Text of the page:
Making school lunches in itself is a challenge, so wouldn’t it be nice if kids ate them too?
If your little one’s lunchbox often comes back full of perfectly good food, the following tips might help!
Give them the guided tour
Give your child a quick tour of their lunchbox in the morning before leaving. Show them what’s for morning tea and lunchtime. This will allow you to deal with any argument or complaint about the food you have prepared, and to give any instructions, so that your child knows what to expect at lunchtime.
Don’t forget to remind your child that they don’t have to eat it all, but they should at least have a taste. (Here’s a useful article to encourage tasting new foods)
Oh, if I could just use one word to sum up how to raise a healthy eater and beat fussy eating, it would be VARIETY! This is particularly important in the lunchbox. We humans are creatures of habits, and we can be resistant to change!
Keep changing what you put in the lunchbox to ensure your child doesn’t get too stuck on the same sandwich or snack. Include a wide variety of fruit and vegetables (soooo many to choose from!), and try a weekly sandwich-free day to mix things up.
Ask your child about their friend’s lunchbox. Perhaps they’ve seen something they’d like to try?
Let them choose
Letting your child choose some items for the lunchbox will not only encourage them to eat the food, but also help them learn to make healthy food choices. Ask them to pick a fruit or veg in the fridge, a snack, or a healthy filling for their sandwich. You can also find ideas together by searching online or looking through recipe books, for example a new muffin recipe.
After school, ask your child about their lunch. Did they like it? Was it enough? Is there anything that would have made it better?
It can be frustrating when food comes back untouched, but it’s important to get feedback and find out why. Perhaps they didn’t have enough time. Or they weren’t hungry. Or the sandwich was too dry. Or they had a tummy ache. Or the container leaked. Unfortunately, sometimes they didn’t think they would like it and simply didn’t want to eat it.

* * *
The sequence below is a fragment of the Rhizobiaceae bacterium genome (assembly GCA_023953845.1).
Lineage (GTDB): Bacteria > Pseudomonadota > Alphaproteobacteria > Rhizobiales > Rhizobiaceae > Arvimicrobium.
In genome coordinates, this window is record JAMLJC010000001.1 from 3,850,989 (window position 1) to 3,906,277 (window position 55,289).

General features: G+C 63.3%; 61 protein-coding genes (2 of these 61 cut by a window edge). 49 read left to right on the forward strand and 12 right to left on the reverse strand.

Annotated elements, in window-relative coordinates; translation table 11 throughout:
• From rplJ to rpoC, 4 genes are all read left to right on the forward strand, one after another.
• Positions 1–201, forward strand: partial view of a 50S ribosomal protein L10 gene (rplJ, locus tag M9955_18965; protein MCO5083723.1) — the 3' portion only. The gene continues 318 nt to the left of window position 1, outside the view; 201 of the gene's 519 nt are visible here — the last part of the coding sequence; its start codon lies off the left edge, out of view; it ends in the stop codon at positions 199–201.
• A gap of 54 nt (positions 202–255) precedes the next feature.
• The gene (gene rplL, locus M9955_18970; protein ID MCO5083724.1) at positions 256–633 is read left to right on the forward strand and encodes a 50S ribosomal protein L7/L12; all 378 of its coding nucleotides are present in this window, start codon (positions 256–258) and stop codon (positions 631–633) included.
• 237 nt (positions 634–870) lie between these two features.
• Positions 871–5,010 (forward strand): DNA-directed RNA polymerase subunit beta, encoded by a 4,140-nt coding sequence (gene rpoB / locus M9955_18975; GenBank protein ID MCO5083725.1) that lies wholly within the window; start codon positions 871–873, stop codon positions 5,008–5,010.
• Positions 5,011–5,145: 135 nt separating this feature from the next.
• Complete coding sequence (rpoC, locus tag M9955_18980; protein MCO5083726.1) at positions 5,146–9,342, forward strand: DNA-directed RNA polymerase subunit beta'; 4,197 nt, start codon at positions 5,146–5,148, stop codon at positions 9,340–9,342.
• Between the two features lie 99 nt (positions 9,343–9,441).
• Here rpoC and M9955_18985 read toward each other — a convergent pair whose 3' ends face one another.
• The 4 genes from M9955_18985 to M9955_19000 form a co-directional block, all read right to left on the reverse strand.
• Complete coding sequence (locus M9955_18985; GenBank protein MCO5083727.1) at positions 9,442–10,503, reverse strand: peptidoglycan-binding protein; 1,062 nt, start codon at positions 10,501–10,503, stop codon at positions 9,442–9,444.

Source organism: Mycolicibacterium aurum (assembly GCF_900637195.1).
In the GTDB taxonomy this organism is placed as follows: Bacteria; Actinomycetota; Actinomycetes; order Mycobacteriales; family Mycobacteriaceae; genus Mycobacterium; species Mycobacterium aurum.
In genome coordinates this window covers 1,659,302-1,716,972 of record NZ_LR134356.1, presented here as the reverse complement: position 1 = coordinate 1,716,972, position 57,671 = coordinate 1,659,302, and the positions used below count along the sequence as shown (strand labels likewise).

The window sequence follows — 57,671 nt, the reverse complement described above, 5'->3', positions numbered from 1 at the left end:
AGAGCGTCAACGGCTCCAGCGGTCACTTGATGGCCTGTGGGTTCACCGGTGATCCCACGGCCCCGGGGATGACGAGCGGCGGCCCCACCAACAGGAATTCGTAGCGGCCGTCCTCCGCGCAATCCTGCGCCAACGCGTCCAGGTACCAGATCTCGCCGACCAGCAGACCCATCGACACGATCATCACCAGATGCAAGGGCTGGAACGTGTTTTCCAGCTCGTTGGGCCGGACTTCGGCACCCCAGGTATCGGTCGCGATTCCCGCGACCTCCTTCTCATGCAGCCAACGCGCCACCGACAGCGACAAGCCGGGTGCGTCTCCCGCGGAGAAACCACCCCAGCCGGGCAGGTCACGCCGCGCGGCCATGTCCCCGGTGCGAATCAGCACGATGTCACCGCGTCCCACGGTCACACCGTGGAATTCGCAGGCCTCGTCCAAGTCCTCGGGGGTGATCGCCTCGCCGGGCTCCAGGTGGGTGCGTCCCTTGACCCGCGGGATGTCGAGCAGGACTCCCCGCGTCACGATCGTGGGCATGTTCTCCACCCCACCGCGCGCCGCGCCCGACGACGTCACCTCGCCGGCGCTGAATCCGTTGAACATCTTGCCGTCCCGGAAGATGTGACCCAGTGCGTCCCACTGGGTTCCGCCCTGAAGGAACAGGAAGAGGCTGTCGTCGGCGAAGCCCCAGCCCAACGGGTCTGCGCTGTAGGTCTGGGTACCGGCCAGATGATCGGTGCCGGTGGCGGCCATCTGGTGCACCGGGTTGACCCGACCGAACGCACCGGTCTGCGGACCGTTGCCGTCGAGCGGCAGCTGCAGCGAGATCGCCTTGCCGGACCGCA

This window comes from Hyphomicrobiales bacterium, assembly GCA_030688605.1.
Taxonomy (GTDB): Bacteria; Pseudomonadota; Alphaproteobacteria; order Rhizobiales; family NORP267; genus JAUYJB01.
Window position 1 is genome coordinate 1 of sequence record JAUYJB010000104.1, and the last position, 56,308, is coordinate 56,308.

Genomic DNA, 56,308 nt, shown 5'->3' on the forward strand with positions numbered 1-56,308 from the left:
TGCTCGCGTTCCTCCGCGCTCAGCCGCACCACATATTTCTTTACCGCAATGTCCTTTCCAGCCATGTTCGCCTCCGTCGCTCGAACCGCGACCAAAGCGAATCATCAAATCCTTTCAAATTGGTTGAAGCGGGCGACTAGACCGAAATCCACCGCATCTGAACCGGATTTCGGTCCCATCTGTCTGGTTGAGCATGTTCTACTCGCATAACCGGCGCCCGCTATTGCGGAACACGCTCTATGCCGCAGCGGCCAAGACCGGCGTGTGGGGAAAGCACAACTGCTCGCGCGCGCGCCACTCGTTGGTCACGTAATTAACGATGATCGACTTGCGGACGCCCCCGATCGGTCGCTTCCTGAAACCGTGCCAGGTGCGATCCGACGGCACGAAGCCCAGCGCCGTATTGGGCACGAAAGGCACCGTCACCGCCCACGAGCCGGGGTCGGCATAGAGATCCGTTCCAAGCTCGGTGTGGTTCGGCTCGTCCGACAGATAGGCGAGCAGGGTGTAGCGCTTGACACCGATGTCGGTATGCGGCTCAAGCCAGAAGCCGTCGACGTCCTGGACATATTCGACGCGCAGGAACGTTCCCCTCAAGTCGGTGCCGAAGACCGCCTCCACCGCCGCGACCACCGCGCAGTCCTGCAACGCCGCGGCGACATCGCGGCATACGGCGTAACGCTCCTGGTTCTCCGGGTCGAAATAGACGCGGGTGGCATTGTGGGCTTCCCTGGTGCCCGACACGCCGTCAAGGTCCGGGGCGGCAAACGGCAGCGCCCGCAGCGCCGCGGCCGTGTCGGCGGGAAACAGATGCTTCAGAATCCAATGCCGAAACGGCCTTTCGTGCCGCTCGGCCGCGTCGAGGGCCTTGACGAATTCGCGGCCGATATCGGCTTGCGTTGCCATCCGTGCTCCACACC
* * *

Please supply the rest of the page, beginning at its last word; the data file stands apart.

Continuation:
Once you know the reason, you can use this information for next time. For example, remind your child that they should at least have a taste. You might also need to adjust the quantity, wrap things differently, change the recipe or give your child strategies to finish their lunch in time.
Keep it cold, clean and easy
A warm lunchbox smells funny. Nobody likes a soggy sandwich, squished fruit or leaking containers. Freeze items such as yoghurt, slices or muffins, and put an extra ice pack on hot summer days. Invest in good containers to keep the yummy food safe, nice and cool. For younger children, avoid fiddly wrapping and cut things up so they are quick and easy to eat.
Keep the quantity in check
I know… it’s hard to find the perfect amount of food to put in the lunchbox. Kids are not always consistent with their appetite, with growth spurts and other factors such as their mood, daily activities, distractions and food preferences.
Too much food can be discouraging for kids. Asking for feedback from your child will help, and if food always comes back, try to play around with the quantities until you get it just right. Funnily enough, you might find your child eats more if there is less food!
If you worry about your child going hungry, you can also add an extra snack just in case (preferably something that will keep if not eaten). During the lunchbox tour, tell your child what to eat first for morning tea and lunch, and that they can have the extra snack if they run out of food.
Do you ever get untouched lunchboxes back? Share with us below.